Author: Dathan Auerbach
The memory is a funny thing. When you look back on your childhood, all that seems left are little fragments of memories. No one can rightly say they remember everything from their earlier years and in many cases it’s hard to tell if we’ve altered the truth to fit the kind of childhood we wish we had. Dathan Auerbach’s Penpal documents one man’s journey as he looks back at his past and tries to make sense of the strange events that took place following an innocent school project.
“…there was something about the way the trees twisted together in the dim light of the moon, as the wind rustled and whistled through them, that made it feel like a wholly different place than it was during the day.”
Was it a coincidence that the lights in my house flickered while I was reading this book? Maybe, but that didn’t make the chills running down my spine any less real. Penpal succeeded in a way that a lot of the more horror-inclined books that I read don’t. It freaked me out. In truth this book should come with a warning. Caution: will in all likelihood cause the reader’s skin to crawl, more commonly known as the “heebie-jeebies.”
The book starts off innocently enough. We’re introduced to this little kid who is going to participate in a penpal project at school. Each child releases a balloon with a note attached, explaining the project and hoping for a response to be sent to the school so the class can document how far the letters have traveled. After feeling deflated for weeks after no reply comes, an envelope arrives. Inside is a blurry Polaroid but no letter. I don’t want to spoil it for anyone, but let’s just say it isn’t the last photo this kid is sent and even though he is too young to see how unnerving this correspondence is getting, as a reader you feel the trepidation with certainty.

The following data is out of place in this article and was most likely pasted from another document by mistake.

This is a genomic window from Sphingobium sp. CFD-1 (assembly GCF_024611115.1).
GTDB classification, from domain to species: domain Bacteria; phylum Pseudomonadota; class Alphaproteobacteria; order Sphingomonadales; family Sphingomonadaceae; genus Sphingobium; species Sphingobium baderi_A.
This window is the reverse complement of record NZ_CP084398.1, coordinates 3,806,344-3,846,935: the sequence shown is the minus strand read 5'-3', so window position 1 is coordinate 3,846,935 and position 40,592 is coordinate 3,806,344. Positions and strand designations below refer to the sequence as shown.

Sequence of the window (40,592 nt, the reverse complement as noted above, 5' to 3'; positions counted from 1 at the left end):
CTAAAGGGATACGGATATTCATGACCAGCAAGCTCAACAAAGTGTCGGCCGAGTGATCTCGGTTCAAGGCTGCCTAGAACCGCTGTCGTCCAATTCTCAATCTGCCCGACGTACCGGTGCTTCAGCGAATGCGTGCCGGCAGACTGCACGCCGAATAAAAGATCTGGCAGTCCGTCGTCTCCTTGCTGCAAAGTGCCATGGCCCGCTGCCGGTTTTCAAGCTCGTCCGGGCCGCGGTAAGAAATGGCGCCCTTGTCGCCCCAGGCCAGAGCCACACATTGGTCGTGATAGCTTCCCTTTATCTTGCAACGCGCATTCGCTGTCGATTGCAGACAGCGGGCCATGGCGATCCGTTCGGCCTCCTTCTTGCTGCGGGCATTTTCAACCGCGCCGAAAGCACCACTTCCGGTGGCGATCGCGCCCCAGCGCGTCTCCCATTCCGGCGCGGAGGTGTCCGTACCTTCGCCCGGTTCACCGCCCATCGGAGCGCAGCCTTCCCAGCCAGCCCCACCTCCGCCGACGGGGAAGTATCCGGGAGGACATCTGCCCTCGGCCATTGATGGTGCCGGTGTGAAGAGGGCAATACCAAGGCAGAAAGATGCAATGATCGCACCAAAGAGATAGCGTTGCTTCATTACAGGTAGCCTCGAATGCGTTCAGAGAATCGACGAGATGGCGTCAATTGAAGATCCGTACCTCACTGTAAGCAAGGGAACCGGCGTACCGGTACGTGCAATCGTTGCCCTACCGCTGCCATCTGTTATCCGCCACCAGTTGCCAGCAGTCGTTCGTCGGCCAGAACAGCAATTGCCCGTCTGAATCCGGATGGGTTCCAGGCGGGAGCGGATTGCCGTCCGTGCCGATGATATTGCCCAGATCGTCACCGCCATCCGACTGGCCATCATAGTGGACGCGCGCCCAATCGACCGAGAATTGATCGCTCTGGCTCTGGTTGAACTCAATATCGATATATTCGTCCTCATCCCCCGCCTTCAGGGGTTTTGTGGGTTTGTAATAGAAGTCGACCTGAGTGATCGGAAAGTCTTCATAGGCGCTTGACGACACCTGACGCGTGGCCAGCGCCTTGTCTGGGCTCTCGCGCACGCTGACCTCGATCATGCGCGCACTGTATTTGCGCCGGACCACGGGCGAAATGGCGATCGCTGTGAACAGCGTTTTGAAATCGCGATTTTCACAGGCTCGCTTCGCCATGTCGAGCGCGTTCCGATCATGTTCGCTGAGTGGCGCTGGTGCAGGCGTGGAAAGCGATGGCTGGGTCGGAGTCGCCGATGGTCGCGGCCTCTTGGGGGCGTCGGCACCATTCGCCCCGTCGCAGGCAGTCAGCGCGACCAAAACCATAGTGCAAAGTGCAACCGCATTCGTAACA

There are a few issues I had with this book. For example, some events that occur in the beginning would lead one to believe the protagonist is older than is stated and would probably make the scenario more believable if he was. There are a few questions I still have, but my own imagination make these mysteries horrifying enough. Despite a few minor issues, Dathan Auerbach’s Penpal is the probably the scariest book I’ve read in a long time. Like another horror book I read recently, I’ve made a list of rules, this one involves my future children.
Rules for my future children:
1. No playing in the woods behind our house.
2. No writing letters to complete strangers.
3. That blinking anklet Mommy put on you is going to stay on until you are eighteen.